Say a player casts a card that returns a permanent to the top of owner's library, for example Banishment Decree, and the targeted creature card he chooses has two Auras enchanting it. Where do the Aura enchantments go, to the players hand, graveyard or library?
It goes to the graveyard.
You seem to be under the misconception that Auras follow the permanent to which they are attached to the graveyard. That's not the case. It's just a coincidence that both end up in the same place.
When an object changes zone (e.g. goes from the battlefield to the graveyard), it becomes a brand new object. The original object ceases to exist, and a new one is created in the new zone.
No matter whether the enchanted permanent goes to the graveyard or to the player's library, the object the Aura was enchanting has ceased to exist. The game doesn't tolerate that since Auras are suppose to enchant something, so it sends the Aura to the graveyard.
If it was an Equipment or Fortification instead, it would remain on the battlefield unattached.
Assuming when you say 'Enchantment' you specifically mean 'Aura', they are sent to the graveyard.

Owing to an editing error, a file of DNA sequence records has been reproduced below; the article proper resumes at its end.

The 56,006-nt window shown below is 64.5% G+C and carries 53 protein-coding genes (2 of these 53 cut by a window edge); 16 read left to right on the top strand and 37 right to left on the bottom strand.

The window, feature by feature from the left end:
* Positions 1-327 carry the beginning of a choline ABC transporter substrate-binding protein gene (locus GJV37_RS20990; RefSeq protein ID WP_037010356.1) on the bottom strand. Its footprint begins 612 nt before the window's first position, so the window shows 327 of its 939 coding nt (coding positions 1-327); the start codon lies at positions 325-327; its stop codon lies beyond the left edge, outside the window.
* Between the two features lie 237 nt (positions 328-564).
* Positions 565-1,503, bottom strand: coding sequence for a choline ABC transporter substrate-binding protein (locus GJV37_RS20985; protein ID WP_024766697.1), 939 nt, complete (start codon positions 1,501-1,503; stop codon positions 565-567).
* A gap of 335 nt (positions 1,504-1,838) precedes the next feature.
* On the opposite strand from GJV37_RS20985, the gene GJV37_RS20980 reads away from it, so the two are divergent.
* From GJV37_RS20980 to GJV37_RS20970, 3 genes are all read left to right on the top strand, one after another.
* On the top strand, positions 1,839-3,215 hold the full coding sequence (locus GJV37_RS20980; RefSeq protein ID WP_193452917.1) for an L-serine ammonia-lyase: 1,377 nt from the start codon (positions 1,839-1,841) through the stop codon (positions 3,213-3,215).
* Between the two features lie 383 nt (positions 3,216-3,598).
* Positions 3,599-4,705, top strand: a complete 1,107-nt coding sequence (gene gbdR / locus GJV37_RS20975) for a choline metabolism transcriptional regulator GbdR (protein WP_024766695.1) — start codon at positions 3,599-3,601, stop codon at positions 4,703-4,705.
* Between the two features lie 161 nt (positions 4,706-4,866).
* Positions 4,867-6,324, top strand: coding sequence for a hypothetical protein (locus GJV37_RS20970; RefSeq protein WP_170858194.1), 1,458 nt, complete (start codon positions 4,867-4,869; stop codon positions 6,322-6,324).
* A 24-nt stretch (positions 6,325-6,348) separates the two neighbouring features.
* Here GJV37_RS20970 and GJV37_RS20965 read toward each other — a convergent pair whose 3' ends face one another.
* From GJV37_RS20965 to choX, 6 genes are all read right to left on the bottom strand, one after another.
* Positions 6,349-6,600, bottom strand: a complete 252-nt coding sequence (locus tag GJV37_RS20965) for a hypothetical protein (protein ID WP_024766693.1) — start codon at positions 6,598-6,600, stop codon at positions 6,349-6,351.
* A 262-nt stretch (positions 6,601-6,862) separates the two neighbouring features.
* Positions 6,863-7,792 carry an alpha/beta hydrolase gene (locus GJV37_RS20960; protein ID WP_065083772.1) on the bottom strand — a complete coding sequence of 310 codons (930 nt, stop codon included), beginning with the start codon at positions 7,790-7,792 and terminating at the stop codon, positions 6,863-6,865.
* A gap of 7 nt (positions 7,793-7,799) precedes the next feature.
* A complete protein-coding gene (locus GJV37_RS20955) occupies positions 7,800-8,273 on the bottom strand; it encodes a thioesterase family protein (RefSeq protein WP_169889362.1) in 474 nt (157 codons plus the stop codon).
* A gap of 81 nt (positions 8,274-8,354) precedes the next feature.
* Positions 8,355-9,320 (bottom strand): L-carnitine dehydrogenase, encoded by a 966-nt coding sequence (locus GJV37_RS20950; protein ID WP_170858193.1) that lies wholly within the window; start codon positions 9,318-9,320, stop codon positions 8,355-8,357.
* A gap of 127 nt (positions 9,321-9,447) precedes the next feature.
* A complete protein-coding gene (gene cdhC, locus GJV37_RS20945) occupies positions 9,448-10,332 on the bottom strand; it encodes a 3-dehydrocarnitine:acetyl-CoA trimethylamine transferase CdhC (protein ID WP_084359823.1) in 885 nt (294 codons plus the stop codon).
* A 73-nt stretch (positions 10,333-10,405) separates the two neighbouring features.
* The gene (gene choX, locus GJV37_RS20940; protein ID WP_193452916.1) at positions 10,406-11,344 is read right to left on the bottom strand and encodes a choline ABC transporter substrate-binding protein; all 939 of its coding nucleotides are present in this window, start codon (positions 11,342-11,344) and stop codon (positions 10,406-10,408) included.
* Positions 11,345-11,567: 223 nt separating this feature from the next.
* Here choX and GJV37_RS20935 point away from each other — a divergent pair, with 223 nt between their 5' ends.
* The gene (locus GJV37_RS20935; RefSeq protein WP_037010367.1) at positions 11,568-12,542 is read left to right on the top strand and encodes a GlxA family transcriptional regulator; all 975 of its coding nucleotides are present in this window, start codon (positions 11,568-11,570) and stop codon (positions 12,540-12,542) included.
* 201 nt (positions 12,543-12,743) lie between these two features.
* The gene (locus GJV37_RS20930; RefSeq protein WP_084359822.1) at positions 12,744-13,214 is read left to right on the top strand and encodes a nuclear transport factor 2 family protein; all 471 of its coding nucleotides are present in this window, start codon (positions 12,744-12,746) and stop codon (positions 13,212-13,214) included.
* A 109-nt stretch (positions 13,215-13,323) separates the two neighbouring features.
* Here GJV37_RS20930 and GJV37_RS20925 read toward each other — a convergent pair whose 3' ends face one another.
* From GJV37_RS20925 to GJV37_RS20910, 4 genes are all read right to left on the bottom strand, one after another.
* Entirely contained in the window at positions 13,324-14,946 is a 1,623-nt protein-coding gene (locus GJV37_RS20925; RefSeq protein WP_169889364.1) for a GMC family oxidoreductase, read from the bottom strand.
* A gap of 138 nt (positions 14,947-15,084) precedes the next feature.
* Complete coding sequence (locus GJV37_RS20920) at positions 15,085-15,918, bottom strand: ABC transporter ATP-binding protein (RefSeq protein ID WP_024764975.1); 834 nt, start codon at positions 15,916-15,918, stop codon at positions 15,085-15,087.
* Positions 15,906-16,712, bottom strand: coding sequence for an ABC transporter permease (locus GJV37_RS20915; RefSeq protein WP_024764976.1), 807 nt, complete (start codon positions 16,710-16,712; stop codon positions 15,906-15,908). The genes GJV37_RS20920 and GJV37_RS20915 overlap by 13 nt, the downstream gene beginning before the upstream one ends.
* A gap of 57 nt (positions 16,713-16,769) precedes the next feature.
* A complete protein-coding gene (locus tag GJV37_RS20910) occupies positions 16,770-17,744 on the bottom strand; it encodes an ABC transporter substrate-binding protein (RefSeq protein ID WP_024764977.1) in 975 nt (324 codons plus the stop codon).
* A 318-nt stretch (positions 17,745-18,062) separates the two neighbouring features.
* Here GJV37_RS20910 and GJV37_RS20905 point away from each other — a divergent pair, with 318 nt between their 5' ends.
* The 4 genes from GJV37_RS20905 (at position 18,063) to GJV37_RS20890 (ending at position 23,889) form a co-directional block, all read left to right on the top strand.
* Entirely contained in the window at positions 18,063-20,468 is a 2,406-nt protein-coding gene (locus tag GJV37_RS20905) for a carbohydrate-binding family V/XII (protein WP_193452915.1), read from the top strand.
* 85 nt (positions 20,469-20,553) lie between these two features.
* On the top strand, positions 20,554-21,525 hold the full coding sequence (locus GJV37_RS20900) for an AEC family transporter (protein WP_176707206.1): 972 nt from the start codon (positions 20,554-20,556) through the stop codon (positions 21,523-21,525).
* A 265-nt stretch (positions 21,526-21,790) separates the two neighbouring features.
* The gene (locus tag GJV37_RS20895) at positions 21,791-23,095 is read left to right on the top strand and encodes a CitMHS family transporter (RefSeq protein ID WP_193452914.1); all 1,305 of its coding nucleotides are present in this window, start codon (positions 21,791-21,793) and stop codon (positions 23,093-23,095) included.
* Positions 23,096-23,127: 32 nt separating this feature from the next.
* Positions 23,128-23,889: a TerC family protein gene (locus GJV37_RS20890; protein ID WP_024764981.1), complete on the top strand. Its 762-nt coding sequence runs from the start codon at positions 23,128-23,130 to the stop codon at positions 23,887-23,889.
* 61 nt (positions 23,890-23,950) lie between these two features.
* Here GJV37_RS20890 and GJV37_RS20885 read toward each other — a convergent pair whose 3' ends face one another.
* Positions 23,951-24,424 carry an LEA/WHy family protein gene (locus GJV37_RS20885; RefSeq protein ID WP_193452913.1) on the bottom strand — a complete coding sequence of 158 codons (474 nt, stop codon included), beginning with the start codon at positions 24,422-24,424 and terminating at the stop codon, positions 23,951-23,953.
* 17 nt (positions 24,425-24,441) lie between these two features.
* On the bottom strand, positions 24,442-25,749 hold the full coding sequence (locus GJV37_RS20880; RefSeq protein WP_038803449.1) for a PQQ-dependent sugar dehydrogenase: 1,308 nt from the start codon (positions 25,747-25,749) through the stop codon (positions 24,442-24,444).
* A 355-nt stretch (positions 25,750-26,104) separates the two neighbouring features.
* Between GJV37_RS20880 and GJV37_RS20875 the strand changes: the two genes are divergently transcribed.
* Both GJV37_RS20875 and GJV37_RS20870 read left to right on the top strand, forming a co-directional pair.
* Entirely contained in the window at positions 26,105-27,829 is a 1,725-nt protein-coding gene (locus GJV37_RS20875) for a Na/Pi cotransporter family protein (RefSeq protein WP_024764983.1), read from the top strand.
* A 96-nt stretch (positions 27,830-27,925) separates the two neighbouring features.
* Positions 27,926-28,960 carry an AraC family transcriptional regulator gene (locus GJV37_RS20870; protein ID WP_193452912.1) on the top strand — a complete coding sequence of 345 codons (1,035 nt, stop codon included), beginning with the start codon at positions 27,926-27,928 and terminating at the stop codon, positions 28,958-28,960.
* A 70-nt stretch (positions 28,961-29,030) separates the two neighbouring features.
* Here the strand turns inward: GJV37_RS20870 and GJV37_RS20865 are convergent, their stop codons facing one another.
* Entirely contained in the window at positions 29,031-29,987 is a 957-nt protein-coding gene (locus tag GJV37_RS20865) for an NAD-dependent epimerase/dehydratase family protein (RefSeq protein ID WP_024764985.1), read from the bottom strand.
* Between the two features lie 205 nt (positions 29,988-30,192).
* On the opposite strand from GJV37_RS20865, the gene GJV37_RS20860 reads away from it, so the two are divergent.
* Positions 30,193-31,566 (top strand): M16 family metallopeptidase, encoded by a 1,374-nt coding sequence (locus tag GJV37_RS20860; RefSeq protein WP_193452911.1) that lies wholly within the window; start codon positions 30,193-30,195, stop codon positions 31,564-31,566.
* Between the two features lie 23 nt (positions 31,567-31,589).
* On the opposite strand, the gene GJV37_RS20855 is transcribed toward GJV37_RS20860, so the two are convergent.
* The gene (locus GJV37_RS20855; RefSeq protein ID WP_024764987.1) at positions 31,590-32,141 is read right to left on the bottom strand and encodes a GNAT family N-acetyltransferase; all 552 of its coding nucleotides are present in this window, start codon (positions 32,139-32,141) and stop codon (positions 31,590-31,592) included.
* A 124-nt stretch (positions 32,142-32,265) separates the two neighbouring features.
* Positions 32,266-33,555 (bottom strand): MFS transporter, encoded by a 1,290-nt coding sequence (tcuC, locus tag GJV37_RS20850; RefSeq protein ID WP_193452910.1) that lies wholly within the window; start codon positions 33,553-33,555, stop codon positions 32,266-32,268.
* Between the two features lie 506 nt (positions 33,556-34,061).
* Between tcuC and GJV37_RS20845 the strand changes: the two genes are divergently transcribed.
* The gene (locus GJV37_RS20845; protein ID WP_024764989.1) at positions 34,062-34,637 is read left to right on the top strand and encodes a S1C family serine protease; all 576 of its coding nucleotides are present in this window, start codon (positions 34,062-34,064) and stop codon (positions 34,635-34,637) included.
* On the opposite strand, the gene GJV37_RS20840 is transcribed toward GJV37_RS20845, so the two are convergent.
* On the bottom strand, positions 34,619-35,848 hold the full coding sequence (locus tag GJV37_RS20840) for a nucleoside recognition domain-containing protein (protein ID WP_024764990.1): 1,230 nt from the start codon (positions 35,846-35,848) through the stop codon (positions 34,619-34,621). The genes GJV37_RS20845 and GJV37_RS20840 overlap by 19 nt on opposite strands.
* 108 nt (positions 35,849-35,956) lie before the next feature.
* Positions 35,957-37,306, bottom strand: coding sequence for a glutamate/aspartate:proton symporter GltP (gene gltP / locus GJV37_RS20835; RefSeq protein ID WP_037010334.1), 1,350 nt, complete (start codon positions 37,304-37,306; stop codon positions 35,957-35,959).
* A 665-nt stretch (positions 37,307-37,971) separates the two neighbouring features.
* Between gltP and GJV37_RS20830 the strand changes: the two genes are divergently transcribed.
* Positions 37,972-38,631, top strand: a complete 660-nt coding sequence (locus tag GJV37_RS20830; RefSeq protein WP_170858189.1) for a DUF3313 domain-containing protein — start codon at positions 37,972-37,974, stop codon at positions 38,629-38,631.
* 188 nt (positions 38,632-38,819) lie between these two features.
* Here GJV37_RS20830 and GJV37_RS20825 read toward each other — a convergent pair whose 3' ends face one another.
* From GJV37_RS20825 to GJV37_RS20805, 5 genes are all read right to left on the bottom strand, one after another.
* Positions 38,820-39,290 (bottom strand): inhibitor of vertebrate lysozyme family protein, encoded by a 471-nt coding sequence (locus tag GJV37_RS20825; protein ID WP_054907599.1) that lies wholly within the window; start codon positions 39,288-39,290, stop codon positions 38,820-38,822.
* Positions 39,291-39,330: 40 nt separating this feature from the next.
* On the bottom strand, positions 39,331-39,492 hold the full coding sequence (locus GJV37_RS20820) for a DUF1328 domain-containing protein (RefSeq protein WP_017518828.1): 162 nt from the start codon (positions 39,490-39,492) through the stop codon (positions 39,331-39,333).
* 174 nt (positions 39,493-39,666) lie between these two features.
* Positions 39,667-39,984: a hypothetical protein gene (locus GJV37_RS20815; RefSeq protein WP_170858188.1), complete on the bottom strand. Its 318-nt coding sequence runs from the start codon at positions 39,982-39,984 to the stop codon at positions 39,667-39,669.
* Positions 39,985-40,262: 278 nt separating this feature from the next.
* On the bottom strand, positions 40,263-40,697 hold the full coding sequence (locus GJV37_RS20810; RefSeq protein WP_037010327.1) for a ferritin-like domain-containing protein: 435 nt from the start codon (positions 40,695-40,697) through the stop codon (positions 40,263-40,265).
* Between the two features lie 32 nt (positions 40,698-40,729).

Bold is mine.
Some popular cards, like Rancor and Angelic Destiny, may appear to violate this rule. There are a number of cards that have triggers that will pop the Aura out of the graveyard and send it to your hand. Many players will take the shortcut of simply taking the card from the battlefield to their hand instead of taking the intermediate step of putting it in the graveyard. If there's any confusion about such a short cut, make sure to ask your opponent or call a judge, because you do have an opportunity to respond before the trigger resolves while the card is still in the graveyard.
Also, if you were referring to another enchantment type you'll have to clarify. As far as I'm aware, only Auras can attach to creatures and other permanents.
If an object ceases to exist, and creatures can only exist on the battlefield, any Auras attached to the creature are placed in their owner's graveyard as a state-based action.